New Auto Tech For Accident Avoidance

Innovation February 27, 2017

As you probably know, the automotive manufacturer Volvo has long been associated with safety. Thus it is not so surprising to learn that Volvo is hard at work on a new approach for automobile accident avoidance.

First a bit of background to understand how and why Volvo engineers went about this in the manner they chose. If you do not are not familiar with the northernmost roads found in Sweden you may not realize that these roads are frequented by rather large lumbering animals.

Think large sized animals such as moose. Or reindeer with large antlers that have an inconvenient habit of suddenly popping out of woods and bounding across the roadway. Or even bears that pretty much ignore the fences along these roadways. The fact of the matter is that these fences do little if anything to curtail wondering wildlife from traversing across or alongside these Swedish roads.

Now add to this the all too frequent ice and snow not to mention darkness that make an ordinary auto trip quite the adventure. That sort of harsh driving conditions led the Volvo engineering team to focus on an a rather innovative approach to braking.

As you might imagine, one challenge faced by the engineers was determining a method to determine both when and if an animal is nearby and if so, if there is a real threat to safety involved. The solution arrived at makes uses of a combination of radar technology that is tied into real time video cameras that work together to calculate the animal’s size, location and movement.

Get this: the system functions by determining when and if braking needs to be applied (automatically of course) to minimize the risk of losing control and/or striking the oncoming animal. Understand that the system is configured to recognized quite the variety of animals by matching captured images through the onboard camera system with the computer’s data base of animals, objects and other shapes.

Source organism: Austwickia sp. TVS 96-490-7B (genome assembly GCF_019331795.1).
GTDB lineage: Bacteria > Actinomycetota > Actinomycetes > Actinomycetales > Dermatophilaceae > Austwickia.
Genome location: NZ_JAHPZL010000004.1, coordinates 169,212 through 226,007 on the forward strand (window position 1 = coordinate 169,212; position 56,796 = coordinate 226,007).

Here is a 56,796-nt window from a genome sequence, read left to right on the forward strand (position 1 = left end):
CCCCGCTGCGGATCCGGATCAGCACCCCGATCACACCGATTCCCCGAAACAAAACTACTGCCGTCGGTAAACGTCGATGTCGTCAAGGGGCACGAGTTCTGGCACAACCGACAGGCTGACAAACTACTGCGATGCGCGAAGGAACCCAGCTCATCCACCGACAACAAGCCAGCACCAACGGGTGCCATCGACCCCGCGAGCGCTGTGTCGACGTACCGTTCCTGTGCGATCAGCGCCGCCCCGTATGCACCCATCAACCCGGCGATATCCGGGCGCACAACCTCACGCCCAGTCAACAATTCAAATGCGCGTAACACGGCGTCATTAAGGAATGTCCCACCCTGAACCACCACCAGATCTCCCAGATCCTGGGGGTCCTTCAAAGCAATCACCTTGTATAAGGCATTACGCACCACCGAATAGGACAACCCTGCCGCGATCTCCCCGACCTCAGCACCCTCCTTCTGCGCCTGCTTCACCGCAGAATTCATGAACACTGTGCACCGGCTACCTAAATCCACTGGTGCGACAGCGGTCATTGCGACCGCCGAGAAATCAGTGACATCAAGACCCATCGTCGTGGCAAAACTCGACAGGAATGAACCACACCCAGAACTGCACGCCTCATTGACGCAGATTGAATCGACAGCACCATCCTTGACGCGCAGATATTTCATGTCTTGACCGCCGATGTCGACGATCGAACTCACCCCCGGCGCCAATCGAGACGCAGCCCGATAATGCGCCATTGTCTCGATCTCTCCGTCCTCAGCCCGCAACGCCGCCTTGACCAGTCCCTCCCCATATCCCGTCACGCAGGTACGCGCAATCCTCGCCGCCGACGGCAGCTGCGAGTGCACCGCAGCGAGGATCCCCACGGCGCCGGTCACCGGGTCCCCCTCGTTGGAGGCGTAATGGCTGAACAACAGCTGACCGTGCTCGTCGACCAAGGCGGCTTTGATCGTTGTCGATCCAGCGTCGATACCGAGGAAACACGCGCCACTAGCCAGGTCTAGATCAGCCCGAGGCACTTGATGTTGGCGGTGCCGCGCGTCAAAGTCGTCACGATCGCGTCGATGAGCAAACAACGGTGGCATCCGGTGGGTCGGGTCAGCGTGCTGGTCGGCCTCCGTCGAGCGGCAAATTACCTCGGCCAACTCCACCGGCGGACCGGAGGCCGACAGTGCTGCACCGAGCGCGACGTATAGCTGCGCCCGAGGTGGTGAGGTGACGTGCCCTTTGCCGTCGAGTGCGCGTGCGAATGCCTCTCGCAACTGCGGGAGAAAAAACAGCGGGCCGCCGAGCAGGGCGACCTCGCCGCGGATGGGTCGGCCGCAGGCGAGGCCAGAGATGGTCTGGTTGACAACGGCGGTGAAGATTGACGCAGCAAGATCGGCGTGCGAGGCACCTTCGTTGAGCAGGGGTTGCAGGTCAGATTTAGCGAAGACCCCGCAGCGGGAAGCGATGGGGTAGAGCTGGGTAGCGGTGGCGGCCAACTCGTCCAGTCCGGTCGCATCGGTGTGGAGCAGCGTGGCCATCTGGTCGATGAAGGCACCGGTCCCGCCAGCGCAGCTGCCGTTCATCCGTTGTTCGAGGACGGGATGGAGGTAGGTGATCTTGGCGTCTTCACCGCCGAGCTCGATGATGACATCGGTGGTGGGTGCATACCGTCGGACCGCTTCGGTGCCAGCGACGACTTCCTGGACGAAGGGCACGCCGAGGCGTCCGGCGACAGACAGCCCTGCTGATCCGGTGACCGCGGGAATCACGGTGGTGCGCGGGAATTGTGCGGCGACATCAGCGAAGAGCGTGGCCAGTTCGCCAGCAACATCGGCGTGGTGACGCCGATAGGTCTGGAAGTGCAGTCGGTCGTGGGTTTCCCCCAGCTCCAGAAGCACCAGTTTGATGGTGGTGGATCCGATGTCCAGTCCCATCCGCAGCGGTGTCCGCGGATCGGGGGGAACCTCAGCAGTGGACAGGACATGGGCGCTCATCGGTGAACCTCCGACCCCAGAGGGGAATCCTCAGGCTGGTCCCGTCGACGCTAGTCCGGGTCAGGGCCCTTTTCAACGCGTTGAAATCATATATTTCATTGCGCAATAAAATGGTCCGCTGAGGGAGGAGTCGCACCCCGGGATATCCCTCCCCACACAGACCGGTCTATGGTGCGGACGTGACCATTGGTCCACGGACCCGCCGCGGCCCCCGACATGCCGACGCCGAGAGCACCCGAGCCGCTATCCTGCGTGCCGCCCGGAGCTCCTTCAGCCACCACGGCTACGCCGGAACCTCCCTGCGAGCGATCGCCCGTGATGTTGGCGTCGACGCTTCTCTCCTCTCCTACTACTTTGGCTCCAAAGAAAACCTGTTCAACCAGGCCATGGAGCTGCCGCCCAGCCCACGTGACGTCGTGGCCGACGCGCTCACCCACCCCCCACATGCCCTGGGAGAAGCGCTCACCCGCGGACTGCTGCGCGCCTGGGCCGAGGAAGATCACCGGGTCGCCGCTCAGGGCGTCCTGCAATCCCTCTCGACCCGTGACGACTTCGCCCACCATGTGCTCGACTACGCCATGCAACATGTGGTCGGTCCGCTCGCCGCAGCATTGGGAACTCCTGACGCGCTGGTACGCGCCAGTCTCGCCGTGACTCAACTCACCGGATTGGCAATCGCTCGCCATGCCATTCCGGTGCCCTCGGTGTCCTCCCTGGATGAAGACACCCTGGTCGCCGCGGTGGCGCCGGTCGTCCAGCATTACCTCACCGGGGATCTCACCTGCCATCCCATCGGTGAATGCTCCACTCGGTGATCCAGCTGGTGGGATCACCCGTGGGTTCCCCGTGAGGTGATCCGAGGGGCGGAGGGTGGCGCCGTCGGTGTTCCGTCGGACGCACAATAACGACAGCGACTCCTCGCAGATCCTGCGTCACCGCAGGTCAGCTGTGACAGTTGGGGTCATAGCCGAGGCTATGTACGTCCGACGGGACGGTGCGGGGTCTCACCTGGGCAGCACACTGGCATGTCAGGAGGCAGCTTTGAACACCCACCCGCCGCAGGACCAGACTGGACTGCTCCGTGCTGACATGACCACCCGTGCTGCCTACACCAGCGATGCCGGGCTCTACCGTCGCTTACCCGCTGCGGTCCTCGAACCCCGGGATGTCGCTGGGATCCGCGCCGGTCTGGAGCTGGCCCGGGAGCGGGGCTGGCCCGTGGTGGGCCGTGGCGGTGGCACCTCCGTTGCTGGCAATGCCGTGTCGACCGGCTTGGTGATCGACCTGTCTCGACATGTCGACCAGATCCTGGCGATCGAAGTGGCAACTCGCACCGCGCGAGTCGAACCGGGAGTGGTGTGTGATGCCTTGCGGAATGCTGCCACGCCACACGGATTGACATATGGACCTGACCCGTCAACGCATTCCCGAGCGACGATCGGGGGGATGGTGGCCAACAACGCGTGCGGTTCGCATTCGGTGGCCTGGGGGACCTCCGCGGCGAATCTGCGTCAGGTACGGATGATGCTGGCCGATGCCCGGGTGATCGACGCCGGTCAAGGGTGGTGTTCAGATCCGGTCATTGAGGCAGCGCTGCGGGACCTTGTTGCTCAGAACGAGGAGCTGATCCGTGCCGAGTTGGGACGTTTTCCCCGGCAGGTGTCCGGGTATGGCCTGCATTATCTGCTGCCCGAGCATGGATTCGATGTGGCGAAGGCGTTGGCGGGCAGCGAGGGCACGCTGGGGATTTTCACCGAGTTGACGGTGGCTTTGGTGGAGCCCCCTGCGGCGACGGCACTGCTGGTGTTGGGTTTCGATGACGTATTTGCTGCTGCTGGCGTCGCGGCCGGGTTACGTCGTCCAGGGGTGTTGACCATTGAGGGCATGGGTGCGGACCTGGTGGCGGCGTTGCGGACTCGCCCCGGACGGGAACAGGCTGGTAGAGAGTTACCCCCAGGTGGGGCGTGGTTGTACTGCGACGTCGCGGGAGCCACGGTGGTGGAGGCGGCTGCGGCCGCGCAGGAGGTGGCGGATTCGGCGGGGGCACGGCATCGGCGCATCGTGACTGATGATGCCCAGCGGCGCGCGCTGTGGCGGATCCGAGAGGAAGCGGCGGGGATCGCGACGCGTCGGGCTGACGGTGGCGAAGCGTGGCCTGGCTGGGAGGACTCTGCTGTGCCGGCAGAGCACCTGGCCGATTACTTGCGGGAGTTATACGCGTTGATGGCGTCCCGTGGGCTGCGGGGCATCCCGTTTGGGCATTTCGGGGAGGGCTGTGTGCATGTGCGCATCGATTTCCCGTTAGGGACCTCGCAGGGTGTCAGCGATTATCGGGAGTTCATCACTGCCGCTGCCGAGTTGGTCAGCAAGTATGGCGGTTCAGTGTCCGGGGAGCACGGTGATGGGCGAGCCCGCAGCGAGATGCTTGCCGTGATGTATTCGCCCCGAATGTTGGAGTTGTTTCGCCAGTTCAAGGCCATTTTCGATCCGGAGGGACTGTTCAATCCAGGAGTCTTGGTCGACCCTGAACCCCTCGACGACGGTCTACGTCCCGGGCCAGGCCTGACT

Incredibly, this technology is such that the computer can be specifically programmed for different parts of the world. In Sweden itself, the system is programmed to be on the lookout for moose and such as discussed above. Alternatively, the system can be programmed for North America to be on the lookout for deer. You may well be aware that in the U.S. there are actually thousands of crashes every year involving wandering deer.

As you can see, the Volvo animal spotting and response system is a giant step forward for automotive safety. Perhaps soon, this type of system could be enhanced by the ability to spot and avoid smaller animals as well (a current limitation).

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